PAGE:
For a while we had 3 vehicles: the Jeep; my Bride’s Lexus RX350 and my work truck a Honda Ridgeline.  When my Bride switched jobs we ditched the expensive Lexus to help make way to purchase Smitty.  We put about $2,000 into the jeep to get it back on the road.  We knew there was another $2-3,000 in other repairs but it was drivable.  Now we find it is being used very infrequently and as a result it is starting to have more problems.

Also, it doesn’t fit on Smitty.  If it doesn’t fit on Smitty it has to go!

Yesterday I put it up for sale on Craigslist.org.  I expected to have a week or more to get used to the idea of selling my beloved Jeep.  Wouldn’t you know it that someone called right away and made me a good offer last night.  My Jeep is gone.  The couple that bought it seemed like nice people and intend to fix up the Jeep.  So at least she has a nice new home.  But it’s still sad.

We are down to one car.  This is part of the plan to go cruising but it still meant parting with something I will miss.

10 thoughts on “End of an Era

  1. Sorry bout the jeep, but it seems you really enjoyed it.
    Marinas I avoid like the plague!
    Sea sickness is what I exel at… Thankfully not on this trip.
    Heart attacks is something I rather not hear or think of.
    I really loved and miss Mathas Vinyard!!! Stayed at James Taylors brothers inn with a synth in the living room and dinner at the Black Cat. Good memories

  2. Sorry to hear about your friend! Glad he’s going to be okay. A good reminder that life can be too short to spend time not living it in a way that makes you happy.

  3. Minimizing your life is an emotional roller coaster for everyone. We are hard-wired to accumulate. It’s scary to downsize. Most people who do it though, end up being thankful that they did. Read ‘Choosing Simplicity’ for some great inspiration.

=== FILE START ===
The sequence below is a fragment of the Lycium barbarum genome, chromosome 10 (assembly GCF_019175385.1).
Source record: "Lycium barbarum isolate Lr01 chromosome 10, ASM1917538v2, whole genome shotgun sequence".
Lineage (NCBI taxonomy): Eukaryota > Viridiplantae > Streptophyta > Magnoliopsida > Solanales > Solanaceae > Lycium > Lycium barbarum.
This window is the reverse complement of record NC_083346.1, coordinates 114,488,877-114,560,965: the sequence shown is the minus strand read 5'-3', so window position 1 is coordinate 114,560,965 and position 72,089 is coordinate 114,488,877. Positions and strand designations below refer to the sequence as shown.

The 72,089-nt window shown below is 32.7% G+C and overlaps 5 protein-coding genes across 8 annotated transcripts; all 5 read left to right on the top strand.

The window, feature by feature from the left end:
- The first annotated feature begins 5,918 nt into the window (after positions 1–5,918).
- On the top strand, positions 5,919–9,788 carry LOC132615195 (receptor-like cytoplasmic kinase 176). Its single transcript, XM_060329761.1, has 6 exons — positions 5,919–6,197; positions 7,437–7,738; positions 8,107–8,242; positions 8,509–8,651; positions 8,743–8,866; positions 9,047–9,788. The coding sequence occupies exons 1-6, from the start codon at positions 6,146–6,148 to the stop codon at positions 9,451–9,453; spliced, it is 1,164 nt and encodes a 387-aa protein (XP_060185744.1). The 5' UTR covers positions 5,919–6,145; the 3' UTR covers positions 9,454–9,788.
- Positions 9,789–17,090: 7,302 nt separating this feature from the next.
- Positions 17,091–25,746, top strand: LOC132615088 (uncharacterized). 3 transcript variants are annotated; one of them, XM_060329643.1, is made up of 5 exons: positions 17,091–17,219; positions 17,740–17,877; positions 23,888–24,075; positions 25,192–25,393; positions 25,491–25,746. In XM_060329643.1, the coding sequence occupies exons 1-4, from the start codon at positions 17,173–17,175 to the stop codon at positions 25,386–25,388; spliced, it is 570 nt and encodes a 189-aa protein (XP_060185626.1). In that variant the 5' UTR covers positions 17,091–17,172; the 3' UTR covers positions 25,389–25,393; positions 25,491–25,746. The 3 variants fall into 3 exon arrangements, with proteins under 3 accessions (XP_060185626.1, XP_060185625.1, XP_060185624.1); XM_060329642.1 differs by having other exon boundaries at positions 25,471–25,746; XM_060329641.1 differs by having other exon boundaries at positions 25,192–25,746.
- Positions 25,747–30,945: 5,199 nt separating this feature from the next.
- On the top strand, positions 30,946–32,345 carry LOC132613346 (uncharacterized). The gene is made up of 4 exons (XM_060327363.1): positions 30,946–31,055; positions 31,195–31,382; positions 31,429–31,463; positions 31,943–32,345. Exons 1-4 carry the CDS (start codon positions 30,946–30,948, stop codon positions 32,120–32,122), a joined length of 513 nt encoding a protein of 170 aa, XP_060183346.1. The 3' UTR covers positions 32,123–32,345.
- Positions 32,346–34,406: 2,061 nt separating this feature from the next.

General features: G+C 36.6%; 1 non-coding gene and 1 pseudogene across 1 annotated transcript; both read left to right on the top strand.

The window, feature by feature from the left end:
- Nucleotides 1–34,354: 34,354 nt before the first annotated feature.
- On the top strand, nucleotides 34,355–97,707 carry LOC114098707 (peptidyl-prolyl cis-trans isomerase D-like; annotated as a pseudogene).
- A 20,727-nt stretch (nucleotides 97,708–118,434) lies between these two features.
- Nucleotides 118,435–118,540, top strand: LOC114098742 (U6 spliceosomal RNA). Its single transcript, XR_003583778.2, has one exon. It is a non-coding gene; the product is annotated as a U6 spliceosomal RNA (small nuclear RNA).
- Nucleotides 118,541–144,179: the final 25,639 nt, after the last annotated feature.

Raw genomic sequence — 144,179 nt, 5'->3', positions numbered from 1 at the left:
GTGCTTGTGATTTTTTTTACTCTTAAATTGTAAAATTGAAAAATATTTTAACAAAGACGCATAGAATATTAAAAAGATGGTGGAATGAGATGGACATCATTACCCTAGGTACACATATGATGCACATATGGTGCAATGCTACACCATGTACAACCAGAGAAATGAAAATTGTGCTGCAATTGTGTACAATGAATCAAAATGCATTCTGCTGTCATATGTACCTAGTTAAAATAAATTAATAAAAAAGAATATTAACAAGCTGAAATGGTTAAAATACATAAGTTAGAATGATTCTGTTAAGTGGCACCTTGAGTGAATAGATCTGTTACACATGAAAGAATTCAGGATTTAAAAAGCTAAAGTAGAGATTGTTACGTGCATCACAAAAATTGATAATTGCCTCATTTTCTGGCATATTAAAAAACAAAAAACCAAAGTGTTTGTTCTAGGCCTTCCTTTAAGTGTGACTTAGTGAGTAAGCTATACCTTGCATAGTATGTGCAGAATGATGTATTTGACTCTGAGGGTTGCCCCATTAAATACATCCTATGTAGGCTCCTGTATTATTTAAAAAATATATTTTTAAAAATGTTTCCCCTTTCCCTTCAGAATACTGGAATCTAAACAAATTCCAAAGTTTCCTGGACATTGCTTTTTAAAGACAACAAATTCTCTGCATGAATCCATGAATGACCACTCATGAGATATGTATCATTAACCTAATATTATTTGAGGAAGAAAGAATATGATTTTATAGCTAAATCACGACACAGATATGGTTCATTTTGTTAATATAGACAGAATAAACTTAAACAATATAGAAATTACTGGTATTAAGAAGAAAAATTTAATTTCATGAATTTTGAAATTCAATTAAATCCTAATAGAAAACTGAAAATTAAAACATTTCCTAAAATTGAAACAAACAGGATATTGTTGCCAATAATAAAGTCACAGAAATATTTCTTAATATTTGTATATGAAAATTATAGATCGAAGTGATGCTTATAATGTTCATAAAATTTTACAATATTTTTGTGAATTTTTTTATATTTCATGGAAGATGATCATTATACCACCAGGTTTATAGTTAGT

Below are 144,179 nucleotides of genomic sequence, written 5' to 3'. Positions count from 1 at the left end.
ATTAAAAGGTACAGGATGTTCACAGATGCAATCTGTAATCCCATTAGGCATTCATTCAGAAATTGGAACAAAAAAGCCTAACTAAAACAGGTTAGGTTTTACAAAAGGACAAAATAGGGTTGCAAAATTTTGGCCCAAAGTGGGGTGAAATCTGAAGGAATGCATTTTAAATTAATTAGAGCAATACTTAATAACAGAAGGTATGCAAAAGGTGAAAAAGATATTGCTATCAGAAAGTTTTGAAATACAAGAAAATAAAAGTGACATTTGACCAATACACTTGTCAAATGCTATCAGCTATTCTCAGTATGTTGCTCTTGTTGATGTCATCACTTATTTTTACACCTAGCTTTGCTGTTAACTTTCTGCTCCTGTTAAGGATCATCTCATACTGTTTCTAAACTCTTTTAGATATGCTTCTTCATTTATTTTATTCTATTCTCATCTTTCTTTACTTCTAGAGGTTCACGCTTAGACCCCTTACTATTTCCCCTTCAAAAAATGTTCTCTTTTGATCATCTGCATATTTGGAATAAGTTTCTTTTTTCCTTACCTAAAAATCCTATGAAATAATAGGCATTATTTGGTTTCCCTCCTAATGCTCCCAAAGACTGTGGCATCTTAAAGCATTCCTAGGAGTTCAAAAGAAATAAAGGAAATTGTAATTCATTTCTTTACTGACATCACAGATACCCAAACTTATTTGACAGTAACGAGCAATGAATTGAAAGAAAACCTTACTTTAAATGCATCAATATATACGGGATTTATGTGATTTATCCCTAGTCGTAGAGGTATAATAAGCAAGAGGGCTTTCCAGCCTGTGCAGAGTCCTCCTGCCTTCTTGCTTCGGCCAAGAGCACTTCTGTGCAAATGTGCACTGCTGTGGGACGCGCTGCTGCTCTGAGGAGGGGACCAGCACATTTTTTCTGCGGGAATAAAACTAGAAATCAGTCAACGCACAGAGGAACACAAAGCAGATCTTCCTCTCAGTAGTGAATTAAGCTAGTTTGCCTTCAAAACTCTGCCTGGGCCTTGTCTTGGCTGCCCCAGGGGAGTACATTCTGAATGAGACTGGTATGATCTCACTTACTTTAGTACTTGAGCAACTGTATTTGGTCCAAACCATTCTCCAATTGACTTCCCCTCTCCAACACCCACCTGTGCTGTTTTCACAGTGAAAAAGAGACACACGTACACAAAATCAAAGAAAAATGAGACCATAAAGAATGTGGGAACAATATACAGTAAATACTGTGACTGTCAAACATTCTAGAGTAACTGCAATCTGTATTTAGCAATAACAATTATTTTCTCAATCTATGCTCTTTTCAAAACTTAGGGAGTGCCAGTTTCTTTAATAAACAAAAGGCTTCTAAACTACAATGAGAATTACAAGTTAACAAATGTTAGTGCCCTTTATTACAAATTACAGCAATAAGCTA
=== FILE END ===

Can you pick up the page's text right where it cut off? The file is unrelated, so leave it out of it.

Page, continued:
It’s good that you’re taking these problems in your life and using them as fuel to encourage you to get out and away. Best of luck!

    • Thanks for the recommendation on Choosing Simplicity. I will have to check that out.

      I think downsizing would be a lot easier if we didn’t care about getting as much money as possible from it. I could probably get the house done in two weekends if it was just pack it up and drive it to Good Will or something. I think that would be easier emotionally too, but I’m a “rip the bandaid off” type of guy.

      Thanks again,


  4. I bet you have a ton of fenders hanging on that side of your boat from now on! What a shame that people can damage your boat and not feel bad about it. I actually pay for the dock beside me so this doesn’t happen. What a weekend.

    A few years ago I was the committee boat for a race. One of the inexperienced racer caught our anchor line and damaged our bow. Big scratch, ruined new registration numbers, damaged the stripe just because they wouldn’t listen when I warned them off. Then afterward they told everyone it was my fault because I anchored in the wrong spot. Really you hit the anchored committee boat!

    I’ve seen boats hit other boats in our marina and they just walk away like nothing happened. Their parents may be to be blame!


    • Thankfully the marina moved the jerk after we complained a couple of times. We have a new neighbor that has never owned a boat before but I think its actually better. He’s a family guy that goes out with his wife and kids and doesn’t drink. He also cares about his boat so he has dock lines, fenders, etc. and is always asking me for advice. I’ll take a rookie making honest mistakes over a guy who should know better and just doesn’t care.

      So what’s the origins of the “PainKiller” name?

      Thanks for reading,


      • Most people guess I’m a dentist but it is named after the rum drink from the BVIs. We bought our 30 Catalina after our first charter there and the name discribed what the boat did for us every weekend. You describe that pain yourself and the reason you want to go cruising.

        We kept the name for our 310. Ours is numer 104 so I’m PK104 on the list.

      • I thought it might have been that. We decided we needed to go cruising after our first charter to the BVIs. Love that place and can’t wait to be able to spend months there instead of a couple of days on a charter.